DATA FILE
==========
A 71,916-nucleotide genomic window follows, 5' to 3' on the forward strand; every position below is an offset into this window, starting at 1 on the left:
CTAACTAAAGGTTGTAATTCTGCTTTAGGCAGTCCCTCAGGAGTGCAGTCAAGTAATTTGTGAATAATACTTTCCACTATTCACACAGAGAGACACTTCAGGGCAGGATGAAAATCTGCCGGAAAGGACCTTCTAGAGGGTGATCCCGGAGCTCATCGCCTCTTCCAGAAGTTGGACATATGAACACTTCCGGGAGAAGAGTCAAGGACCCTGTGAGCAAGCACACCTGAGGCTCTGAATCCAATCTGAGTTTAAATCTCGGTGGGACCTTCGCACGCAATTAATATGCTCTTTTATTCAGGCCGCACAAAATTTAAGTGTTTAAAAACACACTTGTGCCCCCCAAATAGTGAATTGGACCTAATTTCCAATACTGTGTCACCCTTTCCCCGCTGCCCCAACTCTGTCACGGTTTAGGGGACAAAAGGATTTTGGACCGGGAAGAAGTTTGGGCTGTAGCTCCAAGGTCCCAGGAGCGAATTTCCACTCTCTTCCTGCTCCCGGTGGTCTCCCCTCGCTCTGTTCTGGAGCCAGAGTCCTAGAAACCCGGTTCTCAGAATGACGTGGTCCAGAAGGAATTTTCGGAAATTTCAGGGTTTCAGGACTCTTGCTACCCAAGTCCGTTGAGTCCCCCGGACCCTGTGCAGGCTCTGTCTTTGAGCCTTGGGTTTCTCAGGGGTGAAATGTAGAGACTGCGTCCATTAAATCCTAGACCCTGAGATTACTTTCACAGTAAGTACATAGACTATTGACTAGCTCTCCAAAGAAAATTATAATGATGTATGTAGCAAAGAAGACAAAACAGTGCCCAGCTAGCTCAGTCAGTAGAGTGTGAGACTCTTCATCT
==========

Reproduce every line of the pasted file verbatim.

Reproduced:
A 71,916-nucleotide genomic window follows, 5' to 3' on the forward strand; every position below is an offset into this window, starting at 1 on the left:
CTAACTAAAGGTTGTAATTCTGCTTTAGGCAGTCCCTCAGGAGTGCAGTCAAGTAATTTGTGAATAATACTTTCCACTATTCACACAGAGAGACACTTCAGGGCAGGATGAAAATCTGCCGGAAAGGACCTTCTAGAGGGTGATCCCGGAGCTCATCGCCTCTTCCAGAAGTTGGACATATGAACACTTCCGGGAGAAGAGTCAAGGACCCTGTGAGCAAGCACACCTGAGGCTCTGAATCCAATCTGAGTTTAAATCTCGGTGGGACCTTCGCACGCAATTAATATGCTCTTTTATTCAGGCCGCACAAAATTTAAGTGTTTAAAAACACACTTGTGCCCCCCAAATAGTGAATTGGACCTAATTTCCAATACTGTGTCACCCTTTCCCCGCTGCCCCAACTCTGTCACGGTTTAGGGGACAAAAGGATTTTGGACCGGGAAGAAGTTTGGGCTGTAGCTCCAAGGTCCCAGGAGCGAATTTCCACTCTCTTCCTGCTCCCGGTGGTCTCCCCTCGCTCTGTTCTGGAGCCAGAGTCCTAGAAACCCGGTTCTCAGAATGACGTGGTCCAGAAGGAATTTTCGGAAATTTCAGGGTTTCAGGACTCTTGCTACCCAAGTCCGTTGAGTCCCCCGGACCCTGTGCAGGCTCTGTCTTTGAGCCTTGGGTTTCTCAGGGGTGAAATGTAGAGACTGCGTCCATTAAATCCTAGACCCTGAGATTACTTTCACAGTAAGTACATAGACTATTGACTAGCTCTCCAAAGAAAATTATAATGATGTATGTAGCAAAGAAGACAAAACAGTGCCCAGCTAGCTCAGTCAGTAGAGTGTGAGACTCTTCATCT